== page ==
Australian police hiked fines for people breaking lockdown rules in Sydney and the rest of its home state on Saturday and strict stay-at-home orders were extended statewide amid a record jump in daily new COVID-19 infections.
State police will fine up to A$5,000 ($3,700) anyone breaching stay-at-home orders or for lying to contract-tracing officials, said state Premier Gladys Berejiklian. Previously breaching quarantine orders had carried a A$1,000 fine.
“We have to accept that this is the worst situation New South Wales has been in since day one. And it’s also regrettably, because of that, the worst situation Australia’s been in,” she told a news conference.
Locally transmitted infections surged by a record 466 over the previous 24 hours, eclipsing the previous daily high of 390 set on Friday. Four deaths were recorded on Saturday, taking the state’s total in the latest outbreak to 42.
It is becoming increasingly unlikely Sydney will end its nine-week lockdown on Aug. 28 as planned. Authorities had been talking about easing some restrictions if enough people are vaccinated and case numbers fall.
“We will get through this, but September and October are going to be very difficult,” Berejiklian said.
“This is literally a war, and we’ve known we’ve been in a war for some time, but never to this extent.”
Rapid rise of Delta and Delta Plus COVID-19 variant cases
Hundreds more defense personnel will be deployed next week to Sydney to help enforce the lockdown, with authorities particularly concerned about the spread of the virus to several regional towns.
A new A$3,000 fine will apply to people entering rural areas without an official permit, while stay-at-home orders were introduced for seven days in regional areas not currently in lockdown.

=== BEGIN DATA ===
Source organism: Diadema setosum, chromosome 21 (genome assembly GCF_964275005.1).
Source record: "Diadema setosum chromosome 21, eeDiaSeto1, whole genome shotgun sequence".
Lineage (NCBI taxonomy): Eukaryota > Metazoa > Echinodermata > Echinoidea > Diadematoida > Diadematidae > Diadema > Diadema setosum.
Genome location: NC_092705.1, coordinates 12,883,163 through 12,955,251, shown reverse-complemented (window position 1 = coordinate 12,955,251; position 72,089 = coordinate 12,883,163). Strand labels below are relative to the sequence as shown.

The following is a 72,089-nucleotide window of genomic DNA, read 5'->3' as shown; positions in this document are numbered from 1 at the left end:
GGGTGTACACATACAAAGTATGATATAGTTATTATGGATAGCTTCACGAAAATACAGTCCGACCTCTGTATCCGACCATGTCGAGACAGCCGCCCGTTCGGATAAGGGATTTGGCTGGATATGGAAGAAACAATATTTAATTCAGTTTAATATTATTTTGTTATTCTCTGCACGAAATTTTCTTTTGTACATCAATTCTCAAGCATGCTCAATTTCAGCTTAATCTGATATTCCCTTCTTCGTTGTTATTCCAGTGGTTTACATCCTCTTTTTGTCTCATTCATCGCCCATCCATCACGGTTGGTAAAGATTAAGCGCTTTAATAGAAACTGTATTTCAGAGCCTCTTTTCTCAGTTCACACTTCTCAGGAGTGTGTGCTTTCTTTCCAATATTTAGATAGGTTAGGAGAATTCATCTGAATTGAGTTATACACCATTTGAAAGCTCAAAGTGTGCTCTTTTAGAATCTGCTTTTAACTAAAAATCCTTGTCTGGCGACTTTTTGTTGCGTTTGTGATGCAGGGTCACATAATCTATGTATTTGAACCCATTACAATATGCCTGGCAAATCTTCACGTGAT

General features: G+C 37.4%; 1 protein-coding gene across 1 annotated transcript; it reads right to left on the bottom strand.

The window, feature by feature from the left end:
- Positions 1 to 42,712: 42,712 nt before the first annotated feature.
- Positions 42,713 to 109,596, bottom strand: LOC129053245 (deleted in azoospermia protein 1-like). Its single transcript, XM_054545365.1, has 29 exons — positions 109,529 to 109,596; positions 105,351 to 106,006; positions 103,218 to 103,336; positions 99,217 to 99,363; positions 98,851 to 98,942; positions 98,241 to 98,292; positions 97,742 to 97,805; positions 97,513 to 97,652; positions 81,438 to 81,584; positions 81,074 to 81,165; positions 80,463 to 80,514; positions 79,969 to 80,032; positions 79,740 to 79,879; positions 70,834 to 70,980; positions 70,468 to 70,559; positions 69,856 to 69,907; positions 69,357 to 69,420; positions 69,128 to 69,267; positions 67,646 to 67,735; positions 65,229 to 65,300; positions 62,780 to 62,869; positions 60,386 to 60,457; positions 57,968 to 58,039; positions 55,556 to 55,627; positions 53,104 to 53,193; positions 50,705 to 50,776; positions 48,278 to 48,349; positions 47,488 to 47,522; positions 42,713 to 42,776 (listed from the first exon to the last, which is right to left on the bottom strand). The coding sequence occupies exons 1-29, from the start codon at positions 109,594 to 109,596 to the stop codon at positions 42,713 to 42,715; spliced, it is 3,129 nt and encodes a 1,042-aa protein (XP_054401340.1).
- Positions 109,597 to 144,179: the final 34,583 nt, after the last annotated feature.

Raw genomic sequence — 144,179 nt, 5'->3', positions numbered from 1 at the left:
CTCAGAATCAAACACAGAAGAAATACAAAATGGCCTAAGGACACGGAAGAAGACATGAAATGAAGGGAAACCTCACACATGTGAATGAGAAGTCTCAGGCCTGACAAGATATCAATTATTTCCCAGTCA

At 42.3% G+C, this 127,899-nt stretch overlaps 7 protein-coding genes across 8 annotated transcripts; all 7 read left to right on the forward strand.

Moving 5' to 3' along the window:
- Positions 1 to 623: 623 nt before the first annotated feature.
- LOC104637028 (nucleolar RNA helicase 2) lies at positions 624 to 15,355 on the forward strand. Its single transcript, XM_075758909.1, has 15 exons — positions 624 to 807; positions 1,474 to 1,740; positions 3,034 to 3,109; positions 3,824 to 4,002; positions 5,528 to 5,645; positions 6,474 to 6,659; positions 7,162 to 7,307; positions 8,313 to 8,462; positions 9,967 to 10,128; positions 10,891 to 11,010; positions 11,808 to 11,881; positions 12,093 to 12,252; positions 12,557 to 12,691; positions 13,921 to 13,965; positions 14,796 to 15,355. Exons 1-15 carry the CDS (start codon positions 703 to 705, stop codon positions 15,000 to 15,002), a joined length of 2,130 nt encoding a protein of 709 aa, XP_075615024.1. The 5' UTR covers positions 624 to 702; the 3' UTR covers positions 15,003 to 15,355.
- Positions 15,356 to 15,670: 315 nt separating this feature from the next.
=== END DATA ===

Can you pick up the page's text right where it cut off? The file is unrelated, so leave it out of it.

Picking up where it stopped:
Weddings and funerals will get a day “grace period” and will be allowed on Sunday, but schools across the state will close, officials said.
The head of the Australian Retailers Association, Paul Zahra, said the state-wide lockdown would come as a shock to many regional towns and could cost the economy A$1.5 billion ($1.11 billion) per week.
The permit to enter rural areas will only be granted for certain reasons including authorized work, property inspections or urgent work repairs on a second home.
“The fines are some of the biggest fines that I’ve ever seen and we will be issuing them as of today,” said New South Wales police commissioner Mick Fuller. “Those people that have been getting around the orders, taking family vacations to other premises – that is over.”
In neighboring Victoria, where state capital Melbourne is in its second week of an extended lockdown, authorities reported 21 locally acquired cases, up from 15 a day earlier.
Despite the recent outbreaks, Australia still has far lower COVID-19 numbers than many other countries in the developed world, with just over 38,600 cases and 952 deaths.
— Reporting by Paulina Duran; Editing by William Mallard, Edwina Gibbs and Kim Coghill
© 2021 Reuters